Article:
The best part of this approach is founded on the fact that the person who really needs support is the client. At the same time, it is the client who has sufficient information that will help the therapist understand the whole situation and hence work at providing a conducive environment that will trigger constructive development. Similarly, giving the client an upper hand in the process of constructive development puts the whole process to an advantage because it is the client who knows exactly what ails. By providing a form of place or understanding as required by the client, deep personal analysis will be done by the client and hence result into positive development.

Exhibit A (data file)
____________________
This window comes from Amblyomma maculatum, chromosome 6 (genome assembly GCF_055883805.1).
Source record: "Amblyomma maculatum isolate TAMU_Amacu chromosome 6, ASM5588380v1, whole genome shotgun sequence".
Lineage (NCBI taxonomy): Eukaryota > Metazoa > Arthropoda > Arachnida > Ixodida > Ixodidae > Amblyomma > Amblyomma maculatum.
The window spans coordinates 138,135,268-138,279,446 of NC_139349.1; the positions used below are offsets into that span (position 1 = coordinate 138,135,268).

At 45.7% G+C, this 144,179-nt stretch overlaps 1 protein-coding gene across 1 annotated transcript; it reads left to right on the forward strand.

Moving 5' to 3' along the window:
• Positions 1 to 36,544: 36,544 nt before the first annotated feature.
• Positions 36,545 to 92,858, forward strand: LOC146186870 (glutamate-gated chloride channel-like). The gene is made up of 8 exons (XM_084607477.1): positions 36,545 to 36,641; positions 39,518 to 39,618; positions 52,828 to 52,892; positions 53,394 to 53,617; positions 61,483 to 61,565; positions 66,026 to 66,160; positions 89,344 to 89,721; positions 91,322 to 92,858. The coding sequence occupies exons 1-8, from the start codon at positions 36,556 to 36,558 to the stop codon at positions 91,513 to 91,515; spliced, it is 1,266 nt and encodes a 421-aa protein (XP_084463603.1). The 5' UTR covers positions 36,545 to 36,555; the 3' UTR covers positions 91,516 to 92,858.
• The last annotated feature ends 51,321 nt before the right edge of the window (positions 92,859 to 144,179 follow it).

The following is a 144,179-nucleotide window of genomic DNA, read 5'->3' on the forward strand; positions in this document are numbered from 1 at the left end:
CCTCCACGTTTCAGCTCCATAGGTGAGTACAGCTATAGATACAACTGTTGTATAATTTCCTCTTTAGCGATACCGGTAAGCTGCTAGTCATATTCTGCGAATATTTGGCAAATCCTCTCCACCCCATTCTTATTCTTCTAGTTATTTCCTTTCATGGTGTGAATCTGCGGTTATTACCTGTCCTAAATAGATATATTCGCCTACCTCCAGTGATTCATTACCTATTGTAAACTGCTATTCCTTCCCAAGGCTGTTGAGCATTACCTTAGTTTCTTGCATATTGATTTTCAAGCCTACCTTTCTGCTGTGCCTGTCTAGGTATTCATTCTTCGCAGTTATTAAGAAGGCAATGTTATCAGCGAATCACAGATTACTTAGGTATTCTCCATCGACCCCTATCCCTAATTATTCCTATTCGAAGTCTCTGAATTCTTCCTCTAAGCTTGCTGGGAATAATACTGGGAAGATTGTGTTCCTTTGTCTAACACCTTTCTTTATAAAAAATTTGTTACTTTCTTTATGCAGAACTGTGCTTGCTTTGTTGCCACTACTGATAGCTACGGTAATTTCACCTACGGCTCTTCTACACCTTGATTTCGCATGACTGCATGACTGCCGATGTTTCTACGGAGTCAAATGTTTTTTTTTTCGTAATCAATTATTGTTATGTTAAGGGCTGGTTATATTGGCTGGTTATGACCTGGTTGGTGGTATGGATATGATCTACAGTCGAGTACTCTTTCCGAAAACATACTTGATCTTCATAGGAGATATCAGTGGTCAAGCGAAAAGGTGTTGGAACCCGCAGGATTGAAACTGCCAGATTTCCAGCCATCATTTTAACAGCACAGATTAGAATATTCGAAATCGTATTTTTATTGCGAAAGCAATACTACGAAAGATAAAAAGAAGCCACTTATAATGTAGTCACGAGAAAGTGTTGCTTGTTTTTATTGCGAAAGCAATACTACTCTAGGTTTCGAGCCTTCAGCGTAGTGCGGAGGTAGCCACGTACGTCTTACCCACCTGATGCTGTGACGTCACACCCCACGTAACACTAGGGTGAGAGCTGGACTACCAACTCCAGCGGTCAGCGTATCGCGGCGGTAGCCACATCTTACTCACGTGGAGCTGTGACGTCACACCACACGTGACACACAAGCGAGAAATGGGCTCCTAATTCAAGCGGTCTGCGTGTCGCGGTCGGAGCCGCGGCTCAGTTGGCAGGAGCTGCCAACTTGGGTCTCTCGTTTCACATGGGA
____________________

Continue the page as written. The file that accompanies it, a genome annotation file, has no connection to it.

Considering the approach, one thing stands out in this person centered counseling. It is basically the core concept and the philosophical approach. According to this type of counseling, the client is given the major participatory role in the effort of positive development. The theory empowers the client through the development of a conducive environment that allows the client to use his experiences, authority and views to develop to contribute to his positive growth process. This is a very important approach because it is the patient that understands the real situation. In most cases, the therapist’s understanding could be marred by the several factors that affect understanding. As a result, the recommendations could not be favorable to the client. By depriving the therapist most of the powers to dictate and bestowing these powers to the client, positive results are very likely to be achieved. In addition, empowering the client does not only lead to solving the existent problem but also similar future cases. With such cases in the future, the client might be in position to tackle them without too many complications.